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Tee Review

“And give me a box of those naked lady tees!”

A tee is a tee…. right?  Well not necessarily.  Just like all of golf equipment, there are a myriad of options.  Regardless of which tee you chose, the first thing you need to do is tee the ball at the right height for the club you are hitting – and be consistent.


According to the R&A rule book: “it must not be longer than 4” (101.6mm) and must not be designed or manufactured in such a way that it could indicate the line of play or influence the movement of the ball”.  In fact, the development of the tee was the last major change to the rules of golf.  Before this, balls were teed up on little piles of sand.  In the late 1800’s and early 1900’s there were many variations that were either deemed illegal or didn’t catch on - until the 1920’s when the “Reddy Tee”, the humble wooden tee as we know it today, took off.


Tee Heights


good one!  Ideally you want your ball sitting just above the cut surface because “you still need to hit down to make it go up”.  If you tee your ball too high with an iron, it makes it very hard to hit a solid shot.


Fairway wood: just a little higher than for an iron/hybrid.  Remember you’re sweeping the ball, you’re making contact as your swing bottoms out – not before (iron) and not on the way up (driver).  So you want the ball teed up like you’ve got a peachy lie in the middle of the fairway.


Driver: most of what is written about tee height for your driver will tell you – you want about half the ball above the crown of your driver when you place the club on the ground behind the ball.  This is a general rule as some players like more and some less.  Remember the aim with the driver is to catch the ball just after your swing bottoms out and the driver head is starting to come up.


So armed with the above information, what’s right for you.  You basically have two options re the material your tee is made out of - wood or plastic - and this is purely personal – though the “greener” option is wood.


Plastic- certainly a better option for longevity, as a plastic tee won’t break as easily.  Plastic Step Tees are a good option for consistency as they have a predetermined height regulator so you can’t help but tee the ball at basically the same height every time.  They come in varying step heights from very short for irons and hybrids, mid-range for fairway woods and the longer steps for your driver.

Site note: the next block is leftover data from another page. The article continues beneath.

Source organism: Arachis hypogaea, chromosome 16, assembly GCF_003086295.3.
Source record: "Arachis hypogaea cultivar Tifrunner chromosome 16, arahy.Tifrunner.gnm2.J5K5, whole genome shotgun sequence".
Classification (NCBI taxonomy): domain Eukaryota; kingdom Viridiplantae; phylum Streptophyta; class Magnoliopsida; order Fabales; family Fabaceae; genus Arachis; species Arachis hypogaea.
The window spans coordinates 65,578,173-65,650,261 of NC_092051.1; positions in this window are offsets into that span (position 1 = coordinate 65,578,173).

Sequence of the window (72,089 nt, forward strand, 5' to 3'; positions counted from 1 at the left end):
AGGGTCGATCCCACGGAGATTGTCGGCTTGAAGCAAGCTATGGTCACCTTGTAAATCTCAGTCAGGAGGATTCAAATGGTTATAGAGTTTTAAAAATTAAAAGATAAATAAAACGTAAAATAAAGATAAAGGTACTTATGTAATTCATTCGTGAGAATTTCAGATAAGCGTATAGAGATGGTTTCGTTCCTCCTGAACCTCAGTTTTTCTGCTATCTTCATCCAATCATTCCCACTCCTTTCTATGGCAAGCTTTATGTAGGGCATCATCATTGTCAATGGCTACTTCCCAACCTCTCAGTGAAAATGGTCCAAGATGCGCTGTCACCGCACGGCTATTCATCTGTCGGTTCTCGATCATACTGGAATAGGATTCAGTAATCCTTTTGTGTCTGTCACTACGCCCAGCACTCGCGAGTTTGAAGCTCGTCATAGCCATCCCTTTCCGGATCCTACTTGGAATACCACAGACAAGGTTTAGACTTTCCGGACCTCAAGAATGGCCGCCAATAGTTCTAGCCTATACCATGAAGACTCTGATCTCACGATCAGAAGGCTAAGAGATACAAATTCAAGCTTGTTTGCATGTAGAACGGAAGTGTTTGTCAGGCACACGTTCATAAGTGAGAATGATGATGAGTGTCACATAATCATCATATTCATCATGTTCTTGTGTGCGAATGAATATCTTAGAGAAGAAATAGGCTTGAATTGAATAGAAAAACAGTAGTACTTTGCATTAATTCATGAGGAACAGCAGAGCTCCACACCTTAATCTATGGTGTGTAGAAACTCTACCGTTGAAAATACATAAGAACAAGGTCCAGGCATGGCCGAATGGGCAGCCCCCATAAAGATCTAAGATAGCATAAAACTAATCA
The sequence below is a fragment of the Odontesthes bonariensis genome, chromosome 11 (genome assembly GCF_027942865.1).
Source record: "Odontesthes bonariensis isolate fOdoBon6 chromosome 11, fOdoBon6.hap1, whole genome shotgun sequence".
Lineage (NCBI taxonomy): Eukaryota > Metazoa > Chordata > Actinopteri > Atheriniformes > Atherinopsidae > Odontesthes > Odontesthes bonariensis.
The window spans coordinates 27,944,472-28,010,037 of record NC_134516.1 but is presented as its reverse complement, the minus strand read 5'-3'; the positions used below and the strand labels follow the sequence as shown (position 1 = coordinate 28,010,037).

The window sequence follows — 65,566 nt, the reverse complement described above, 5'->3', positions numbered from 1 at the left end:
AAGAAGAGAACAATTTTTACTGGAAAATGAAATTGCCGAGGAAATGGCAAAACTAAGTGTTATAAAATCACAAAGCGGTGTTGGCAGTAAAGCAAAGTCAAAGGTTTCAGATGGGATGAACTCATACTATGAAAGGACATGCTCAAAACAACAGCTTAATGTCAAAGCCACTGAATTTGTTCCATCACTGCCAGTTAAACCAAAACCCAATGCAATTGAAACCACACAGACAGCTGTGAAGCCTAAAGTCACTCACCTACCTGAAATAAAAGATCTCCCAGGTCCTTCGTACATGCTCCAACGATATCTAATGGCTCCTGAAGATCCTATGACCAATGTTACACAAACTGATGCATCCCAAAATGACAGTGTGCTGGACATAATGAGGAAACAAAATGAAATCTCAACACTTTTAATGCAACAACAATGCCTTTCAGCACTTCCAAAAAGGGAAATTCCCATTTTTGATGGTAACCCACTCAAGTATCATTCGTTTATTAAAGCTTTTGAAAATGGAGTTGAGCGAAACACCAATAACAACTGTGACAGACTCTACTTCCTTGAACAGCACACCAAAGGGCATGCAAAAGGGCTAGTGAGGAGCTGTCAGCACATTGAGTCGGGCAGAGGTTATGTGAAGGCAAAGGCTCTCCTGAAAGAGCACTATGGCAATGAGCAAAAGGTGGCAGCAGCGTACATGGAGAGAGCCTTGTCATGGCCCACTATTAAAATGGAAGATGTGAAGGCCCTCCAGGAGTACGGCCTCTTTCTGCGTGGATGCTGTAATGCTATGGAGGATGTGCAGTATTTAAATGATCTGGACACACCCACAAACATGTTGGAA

Then there are: wedge tees, long-life tees, spike tees, rubber tops, low friction, tees with moulded ribs for height regulation and believe it or not – anti-slice tees (an illegal gimmick??  You be the judge).


Wooden – still the most popular tee worldwide.  These also come in varying lengths depending on club and preference, but as mentioned earlier, consistency is the name of the game.  There are of course plain wooden tees with no markings, but a simple stripe of “paint” has been added to tees so consistent heights can be attained.  These also come with varying heights depending on club and/or preference.


Personally, I use the latter for my driver.  As mentioned, if I’m hitting an iron or a fairway wood off the tee, then most of my tee is in the ground so a mark on the tee isn’t really required, it’s when I’m hitting driver that it matters most.  There’s certain things I can do EVERY TIME I step into a drive (I’d love to have that consistently repetitive swing but like most of us…. I don’t) – I can make sure I have precise target, I can align my feet and body accordingly, I can put the ball in the correct position, I can make sure my grip is sound– and I can tee the ball at the same height!  Every time.


So let Al have his naked lady tees and you get yourself something that just might help your game, at least a little.


“Gunga Galunga”

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